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ALEXANDRIA, Va. (4/4/11)--The National Credit Union Administration's (NCUA) tenth sale of NCUA Guaranteed Notes (NGNs) was completed last week, and the sale of NGNs has netted nearly $24 billion since it began last October. The most recent transaction yielded $1.5 billion in proceeds. The NGNs were priced at 38 basis points over LIBOR, which the NCUA said is an indication of “strong investor interest.” This latest offering of NGNs is comprised of previously issued residential mortgage-backed securities, the agency said. NCUA Chairman Debbie Matz in a release said that the NCUA securitization program “continues to perform well.” The NGNs are comprised of $35 billion of distressed legacy assets that were conserved from failed and conserved corporate credit unions, and are fully backed by the U.S. Government. The NCUA has amended its definition of low-risk assets to allow credit unions to invest in NGNs. The NCUA said it has securitized 85% of these legacy assets, and expects to sell off the rest of these assets within the next two months. For the full NCUA release, use the resource link.

House to roll out MBL cap lift bill this week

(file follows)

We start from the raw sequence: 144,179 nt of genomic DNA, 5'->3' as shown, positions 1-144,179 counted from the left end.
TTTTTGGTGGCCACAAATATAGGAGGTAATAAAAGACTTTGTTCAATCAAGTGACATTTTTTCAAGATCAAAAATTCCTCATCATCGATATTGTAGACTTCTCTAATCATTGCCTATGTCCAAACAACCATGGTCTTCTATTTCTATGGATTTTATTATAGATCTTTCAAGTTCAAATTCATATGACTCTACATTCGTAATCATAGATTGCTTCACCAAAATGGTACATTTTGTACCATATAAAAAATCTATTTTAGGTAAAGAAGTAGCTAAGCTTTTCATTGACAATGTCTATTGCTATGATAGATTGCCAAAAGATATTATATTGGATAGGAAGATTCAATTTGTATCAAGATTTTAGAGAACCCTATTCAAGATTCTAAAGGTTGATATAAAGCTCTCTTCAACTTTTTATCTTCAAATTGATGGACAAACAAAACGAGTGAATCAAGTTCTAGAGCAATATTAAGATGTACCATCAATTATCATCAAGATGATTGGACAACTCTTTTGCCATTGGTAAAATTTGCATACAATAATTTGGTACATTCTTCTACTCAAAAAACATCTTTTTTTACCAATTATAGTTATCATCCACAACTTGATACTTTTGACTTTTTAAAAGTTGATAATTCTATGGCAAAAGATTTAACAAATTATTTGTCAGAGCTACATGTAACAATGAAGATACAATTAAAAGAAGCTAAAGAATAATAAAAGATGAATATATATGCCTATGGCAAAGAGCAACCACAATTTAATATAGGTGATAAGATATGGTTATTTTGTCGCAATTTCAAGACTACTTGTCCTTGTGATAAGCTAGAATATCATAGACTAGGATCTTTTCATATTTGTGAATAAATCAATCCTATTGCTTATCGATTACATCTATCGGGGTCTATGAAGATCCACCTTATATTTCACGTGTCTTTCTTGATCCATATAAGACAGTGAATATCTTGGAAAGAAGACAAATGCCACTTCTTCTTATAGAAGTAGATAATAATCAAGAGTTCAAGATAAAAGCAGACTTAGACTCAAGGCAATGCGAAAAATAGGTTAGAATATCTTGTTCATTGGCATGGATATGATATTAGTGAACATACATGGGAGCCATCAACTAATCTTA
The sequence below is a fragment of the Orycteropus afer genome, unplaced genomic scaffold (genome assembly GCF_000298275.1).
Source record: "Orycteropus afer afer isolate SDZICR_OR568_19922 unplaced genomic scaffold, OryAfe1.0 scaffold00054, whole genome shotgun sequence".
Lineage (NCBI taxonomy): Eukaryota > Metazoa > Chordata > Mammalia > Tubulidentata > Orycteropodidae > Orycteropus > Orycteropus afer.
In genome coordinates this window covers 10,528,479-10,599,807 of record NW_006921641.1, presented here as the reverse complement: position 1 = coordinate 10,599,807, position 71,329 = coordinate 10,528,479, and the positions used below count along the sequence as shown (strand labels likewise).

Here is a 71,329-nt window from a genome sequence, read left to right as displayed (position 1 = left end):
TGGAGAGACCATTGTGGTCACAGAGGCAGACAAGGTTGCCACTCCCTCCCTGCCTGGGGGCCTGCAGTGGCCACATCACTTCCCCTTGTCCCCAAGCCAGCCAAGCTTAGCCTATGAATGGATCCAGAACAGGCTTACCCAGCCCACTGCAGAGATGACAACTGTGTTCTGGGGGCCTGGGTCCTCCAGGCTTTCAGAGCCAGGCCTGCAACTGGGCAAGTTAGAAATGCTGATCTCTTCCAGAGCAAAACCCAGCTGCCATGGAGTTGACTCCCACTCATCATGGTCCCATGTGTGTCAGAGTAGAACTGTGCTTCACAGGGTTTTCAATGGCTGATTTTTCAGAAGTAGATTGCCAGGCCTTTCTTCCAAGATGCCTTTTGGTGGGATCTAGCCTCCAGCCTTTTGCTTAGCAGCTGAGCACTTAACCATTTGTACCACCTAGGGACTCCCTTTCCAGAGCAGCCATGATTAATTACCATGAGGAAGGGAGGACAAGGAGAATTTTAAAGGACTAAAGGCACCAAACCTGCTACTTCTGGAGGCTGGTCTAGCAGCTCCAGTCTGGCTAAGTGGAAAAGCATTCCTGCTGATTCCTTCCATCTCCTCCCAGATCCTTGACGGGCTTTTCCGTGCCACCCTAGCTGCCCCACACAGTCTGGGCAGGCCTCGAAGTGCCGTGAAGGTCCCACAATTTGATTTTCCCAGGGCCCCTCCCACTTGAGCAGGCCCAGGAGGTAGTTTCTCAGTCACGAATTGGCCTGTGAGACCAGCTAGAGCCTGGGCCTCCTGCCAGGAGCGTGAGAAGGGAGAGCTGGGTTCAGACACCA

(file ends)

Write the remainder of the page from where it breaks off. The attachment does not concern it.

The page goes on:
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WASHINGTON (4/4/11)—A House version of legislation that would lift the credit union member business lending (MBL) cap to 27.5% of total assets will be introduced this week, with Reps. Ed Royce (R-Calif.) and Carolyn McCarthy (D-N.Y.) serving as the leading co-sponsors. The bill will be known as the Small Business Lending Enhancement Act. The bill is similar to Senate legislation offered by Sens. Mark Udall (D-Colo.) and Olympia Snowe (R-Maine) last month. The Credit Union National Association (CUNA) has estimated that the MBL cap lift could provide up to $13 billion to small businesses in the first year alone and create over 140,000 new jobs, at no cost to taxpayers. The House members in a statement said that the MBL cap lift legislation “will be an important step in shifting our current economic path and putting Americans back to work.” Royce, a friend of credit unions, earlier this year told attendees of CUNA’s 2011 Governmental Affairs Conference that increasing the amount of credit available to small businesses is a key way to build communities. Royce is a longtime member of the House Financial Services Committee. McCarthy is a key cosponsor of a House bill that would delay the implementation of the Federal Reserve’s planned interchange cap. She also currently serves as the ranking minority member of the House Financial Services Committee’s subcommittee on international monetary policy and trade. Both House members have previously backed an MBL cap lift for credit unions. Udall spoke in support of his bill on the Senate floor last week, calling on his fellow Senators to help him "get government out of the way" and allow credit unions to increase their lending to small businesses. The Senate bill had 18 co-sponsors as of late last week, and Senate Banking Chairman Tim Johnson (D-S.D.) has said he is interested in examining the MBL legislation in his committee.